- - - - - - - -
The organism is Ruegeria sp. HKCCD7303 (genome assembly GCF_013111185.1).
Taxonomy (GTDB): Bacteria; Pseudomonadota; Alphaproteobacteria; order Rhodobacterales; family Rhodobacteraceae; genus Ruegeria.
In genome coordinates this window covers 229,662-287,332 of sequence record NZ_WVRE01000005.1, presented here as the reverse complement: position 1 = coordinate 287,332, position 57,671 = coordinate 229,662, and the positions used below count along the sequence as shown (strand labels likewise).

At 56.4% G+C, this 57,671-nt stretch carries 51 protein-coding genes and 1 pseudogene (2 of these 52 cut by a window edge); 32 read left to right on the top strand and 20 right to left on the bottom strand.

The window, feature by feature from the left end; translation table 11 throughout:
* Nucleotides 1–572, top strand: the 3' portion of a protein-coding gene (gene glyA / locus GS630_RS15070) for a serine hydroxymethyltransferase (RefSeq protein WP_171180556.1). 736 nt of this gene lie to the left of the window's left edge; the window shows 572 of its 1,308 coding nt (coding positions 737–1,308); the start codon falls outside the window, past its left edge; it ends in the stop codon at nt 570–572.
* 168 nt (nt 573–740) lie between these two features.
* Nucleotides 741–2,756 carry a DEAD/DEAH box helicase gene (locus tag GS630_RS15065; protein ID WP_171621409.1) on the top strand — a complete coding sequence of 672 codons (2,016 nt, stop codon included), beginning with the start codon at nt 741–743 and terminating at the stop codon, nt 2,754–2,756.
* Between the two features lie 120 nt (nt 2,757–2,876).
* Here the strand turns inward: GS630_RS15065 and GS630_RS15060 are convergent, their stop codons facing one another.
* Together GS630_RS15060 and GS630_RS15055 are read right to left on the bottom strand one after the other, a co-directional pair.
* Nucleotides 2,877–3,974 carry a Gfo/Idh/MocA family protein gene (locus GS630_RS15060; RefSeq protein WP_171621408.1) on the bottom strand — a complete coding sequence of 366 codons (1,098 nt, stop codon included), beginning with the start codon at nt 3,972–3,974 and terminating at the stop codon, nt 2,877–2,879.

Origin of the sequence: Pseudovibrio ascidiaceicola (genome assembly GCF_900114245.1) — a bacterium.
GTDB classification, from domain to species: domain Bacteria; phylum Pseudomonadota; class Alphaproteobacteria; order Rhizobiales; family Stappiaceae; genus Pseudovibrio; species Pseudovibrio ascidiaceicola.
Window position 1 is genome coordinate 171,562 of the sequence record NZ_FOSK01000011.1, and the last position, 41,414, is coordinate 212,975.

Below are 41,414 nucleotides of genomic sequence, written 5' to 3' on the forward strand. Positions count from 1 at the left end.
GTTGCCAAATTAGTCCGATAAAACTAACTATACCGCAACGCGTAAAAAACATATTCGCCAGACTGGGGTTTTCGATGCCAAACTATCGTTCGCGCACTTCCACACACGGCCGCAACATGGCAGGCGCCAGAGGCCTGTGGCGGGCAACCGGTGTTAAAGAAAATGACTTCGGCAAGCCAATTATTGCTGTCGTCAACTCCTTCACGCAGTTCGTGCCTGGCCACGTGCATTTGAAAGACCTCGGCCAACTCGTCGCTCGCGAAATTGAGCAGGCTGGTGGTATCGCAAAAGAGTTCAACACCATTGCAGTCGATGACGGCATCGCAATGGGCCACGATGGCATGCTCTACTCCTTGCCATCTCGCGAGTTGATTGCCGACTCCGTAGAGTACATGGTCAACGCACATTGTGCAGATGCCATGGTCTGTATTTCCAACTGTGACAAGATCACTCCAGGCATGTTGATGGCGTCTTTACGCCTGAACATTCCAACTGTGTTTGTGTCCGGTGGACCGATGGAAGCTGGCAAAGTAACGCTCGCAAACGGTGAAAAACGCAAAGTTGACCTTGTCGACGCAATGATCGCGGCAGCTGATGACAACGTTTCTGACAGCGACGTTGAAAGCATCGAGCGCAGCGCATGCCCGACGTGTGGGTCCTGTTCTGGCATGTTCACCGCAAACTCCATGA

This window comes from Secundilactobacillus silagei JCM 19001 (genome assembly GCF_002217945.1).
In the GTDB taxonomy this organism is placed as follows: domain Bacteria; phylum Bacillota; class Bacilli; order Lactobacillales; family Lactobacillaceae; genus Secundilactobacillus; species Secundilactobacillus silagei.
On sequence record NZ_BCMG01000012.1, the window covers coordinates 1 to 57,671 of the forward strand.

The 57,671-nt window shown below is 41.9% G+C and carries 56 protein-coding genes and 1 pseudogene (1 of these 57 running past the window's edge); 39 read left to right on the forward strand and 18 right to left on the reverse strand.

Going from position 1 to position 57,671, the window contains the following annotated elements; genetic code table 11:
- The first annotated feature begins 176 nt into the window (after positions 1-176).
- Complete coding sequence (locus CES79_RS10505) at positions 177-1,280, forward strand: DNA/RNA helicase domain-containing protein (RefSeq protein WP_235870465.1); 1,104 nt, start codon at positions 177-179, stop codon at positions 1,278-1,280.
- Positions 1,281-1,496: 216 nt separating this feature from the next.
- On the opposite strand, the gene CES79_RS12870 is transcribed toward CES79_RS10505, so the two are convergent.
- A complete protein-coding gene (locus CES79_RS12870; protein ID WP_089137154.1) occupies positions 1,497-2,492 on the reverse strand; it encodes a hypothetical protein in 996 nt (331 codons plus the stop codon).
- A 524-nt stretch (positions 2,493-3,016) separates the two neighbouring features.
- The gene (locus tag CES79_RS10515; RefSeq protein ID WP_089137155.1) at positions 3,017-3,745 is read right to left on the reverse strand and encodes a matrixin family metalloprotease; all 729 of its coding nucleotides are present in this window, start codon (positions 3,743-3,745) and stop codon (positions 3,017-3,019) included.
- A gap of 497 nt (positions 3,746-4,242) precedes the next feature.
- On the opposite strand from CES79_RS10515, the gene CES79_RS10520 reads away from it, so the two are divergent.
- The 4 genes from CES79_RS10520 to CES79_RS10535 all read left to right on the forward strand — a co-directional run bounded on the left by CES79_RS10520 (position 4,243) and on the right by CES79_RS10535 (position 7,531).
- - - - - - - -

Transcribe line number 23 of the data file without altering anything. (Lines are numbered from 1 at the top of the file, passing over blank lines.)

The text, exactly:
- The first annotated feature begins 176 nt into the window (after positions 1-176).